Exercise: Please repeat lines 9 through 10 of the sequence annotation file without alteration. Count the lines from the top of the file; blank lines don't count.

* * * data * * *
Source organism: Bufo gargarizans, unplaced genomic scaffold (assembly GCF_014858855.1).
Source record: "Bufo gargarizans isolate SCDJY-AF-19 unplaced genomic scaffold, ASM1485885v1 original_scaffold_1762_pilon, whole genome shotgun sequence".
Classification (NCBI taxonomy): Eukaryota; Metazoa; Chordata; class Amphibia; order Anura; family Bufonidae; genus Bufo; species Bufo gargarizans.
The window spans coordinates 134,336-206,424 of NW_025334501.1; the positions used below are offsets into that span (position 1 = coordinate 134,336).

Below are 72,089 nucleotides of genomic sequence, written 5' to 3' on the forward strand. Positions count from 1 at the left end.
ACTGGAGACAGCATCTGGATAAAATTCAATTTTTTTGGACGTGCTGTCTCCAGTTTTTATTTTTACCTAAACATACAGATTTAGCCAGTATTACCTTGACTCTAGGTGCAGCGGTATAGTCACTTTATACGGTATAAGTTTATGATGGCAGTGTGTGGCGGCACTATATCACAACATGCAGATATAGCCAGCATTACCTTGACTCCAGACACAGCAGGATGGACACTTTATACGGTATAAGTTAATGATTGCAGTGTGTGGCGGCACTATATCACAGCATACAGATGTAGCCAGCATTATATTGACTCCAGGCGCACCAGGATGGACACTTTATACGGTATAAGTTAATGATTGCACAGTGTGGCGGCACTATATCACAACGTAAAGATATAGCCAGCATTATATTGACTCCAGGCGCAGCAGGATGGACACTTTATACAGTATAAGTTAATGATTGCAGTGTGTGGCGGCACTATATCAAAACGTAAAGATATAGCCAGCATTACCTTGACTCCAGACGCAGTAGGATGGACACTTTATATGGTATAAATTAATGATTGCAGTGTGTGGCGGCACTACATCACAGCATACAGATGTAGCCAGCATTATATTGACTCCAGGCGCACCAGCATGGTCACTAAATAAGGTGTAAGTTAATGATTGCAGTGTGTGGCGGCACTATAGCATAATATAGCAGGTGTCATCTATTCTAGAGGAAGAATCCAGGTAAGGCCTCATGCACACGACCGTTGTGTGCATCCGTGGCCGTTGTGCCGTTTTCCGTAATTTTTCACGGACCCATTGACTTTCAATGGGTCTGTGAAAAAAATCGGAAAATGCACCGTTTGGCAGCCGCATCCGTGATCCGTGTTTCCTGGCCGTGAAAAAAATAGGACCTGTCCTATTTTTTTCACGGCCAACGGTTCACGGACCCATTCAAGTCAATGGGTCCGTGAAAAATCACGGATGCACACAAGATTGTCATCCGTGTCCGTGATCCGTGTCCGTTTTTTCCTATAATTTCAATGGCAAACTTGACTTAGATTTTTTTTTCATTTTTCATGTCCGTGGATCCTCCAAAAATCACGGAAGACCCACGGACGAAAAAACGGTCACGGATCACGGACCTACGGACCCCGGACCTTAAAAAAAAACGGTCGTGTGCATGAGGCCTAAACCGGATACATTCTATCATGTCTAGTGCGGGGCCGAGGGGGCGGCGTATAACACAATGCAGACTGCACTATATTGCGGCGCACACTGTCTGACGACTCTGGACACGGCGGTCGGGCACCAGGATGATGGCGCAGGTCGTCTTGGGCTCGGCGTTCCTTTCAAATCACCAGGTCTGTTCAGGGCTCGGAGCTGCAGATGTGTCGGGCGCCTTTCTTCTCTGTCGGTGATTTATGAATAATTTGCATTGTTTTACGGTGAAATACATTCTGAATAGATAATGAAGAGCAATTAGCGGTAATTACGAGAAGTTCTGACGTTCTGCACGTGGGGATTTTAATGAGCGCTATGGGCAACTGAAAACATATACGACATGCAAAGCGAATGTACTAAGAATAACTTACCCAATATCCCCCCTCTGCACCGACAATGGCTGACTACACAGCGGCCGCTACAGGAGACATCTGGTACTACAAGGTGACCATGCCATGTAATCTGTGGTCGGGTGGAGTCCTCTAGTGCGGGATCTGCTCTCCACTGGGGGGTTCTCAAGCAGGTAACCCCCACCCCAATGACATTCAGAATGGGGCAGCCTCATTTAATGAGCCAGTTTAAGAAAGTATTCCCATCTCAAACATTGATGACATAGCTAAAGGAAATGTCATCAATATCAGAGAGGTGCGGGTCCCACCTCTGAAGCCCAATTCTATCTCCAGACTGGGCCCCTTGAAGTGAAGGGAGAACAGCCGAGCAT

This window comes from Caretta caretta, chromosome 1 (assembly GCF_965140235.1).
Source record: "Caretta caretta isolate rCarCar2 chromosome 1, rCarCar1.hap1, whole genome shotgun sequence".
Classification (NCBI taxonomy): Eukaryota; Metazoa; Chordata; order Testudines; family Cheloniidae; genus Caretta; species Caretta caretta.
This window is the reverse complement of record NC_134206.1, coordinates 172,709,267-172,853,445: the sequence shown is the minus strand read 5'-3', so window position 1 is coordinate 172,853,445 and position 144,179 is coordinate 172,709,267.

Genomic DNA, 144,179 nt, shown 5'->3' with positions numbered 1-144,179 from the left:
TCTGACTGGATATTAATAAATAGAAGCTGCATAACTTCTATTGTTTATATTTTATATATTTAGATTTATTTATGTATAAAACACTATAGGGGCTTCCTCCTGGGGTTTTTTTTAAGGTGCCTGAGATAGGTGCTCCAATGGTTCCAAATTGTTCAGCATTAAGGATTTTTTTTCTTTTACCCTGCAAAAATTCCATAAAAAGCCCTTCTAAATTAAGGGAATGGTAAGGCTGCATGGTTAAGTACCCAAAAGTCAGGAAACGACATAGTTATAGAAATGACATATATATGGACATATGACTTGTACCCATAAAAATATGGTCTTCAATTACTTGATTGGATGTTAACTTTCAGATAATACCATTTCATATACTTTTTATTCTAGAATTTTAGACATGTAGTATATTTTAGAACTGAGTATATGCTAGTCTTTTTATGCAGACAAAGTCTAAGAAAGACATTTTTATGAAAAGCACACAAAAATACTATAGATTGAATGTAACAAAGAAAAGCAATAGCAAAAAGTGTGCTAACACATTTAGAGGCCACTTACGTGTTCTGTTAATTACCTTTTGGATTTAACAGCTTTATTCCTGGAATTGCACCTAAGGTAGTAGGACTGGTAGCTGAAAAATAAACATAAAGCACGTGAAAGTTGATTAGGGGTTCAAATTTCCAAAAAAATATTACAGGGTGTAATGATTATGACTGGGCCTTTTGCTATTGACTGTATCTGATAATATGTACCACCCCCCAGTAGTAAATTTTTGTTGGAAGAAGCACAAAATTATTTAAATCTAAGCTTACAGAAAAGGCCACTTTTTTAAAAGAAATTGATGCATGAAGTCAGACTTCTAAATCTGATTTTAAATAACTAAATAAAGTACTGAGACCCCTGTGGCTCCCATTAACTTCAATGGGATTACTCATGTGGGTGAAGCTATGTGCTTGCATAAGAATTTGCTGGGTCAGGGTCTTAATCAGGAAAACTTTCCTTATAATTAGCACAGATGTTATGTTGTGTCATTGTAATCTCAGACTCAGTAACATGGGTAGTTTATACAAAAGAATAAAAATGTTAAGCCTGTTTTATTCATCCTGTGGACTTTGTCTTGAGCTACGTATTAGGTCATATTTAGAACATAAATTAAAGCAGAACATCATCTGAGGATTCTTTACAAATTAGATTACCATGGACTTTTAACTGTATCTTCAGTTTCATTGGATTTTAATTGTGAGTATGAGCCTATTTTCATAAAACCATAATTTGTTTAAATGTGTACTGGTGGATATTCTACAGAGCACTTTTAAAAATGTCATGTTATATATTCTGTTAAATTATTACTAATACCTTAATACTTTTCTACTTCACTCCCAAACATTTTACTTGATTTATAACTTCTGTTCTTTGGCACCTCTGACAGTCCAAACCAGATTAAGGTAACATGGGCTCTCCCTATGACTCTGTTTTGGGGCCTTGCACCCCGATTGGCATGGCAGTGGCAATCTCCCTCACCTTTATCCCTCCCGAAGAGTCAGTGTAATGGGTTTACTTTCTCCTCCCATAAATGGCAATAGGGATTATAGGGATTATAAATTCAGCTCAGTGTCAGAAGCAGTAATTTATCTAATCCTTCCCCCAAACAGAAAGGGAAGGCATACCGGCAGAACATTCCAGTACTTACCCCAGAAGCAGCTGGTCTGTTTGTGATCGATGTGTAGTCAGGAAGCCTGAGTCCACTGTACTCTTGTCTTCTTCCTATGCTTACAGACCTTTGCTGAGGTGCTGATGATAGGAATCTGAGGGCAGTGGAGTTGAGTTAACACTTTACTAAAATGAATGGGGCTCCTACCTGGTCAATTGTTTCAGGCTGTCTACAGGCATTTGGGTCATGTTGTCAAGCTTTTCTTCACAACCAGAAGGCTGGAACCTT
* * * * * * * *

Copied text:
Classification (NCBI taxonomy): Eukaryota; Metazoa; Chordata; order Testudines; family Cheloniidae; genus Caretta; species Caretta caretta.
This window is the reverse complement of record NC_134206.1, coordinates 172,709,267-172,853,445: the sequence shown is the minus strand read 5'-3', so window position 1 is coordinate 172,853,445 and position 144,179 is coordinate 172,709,267.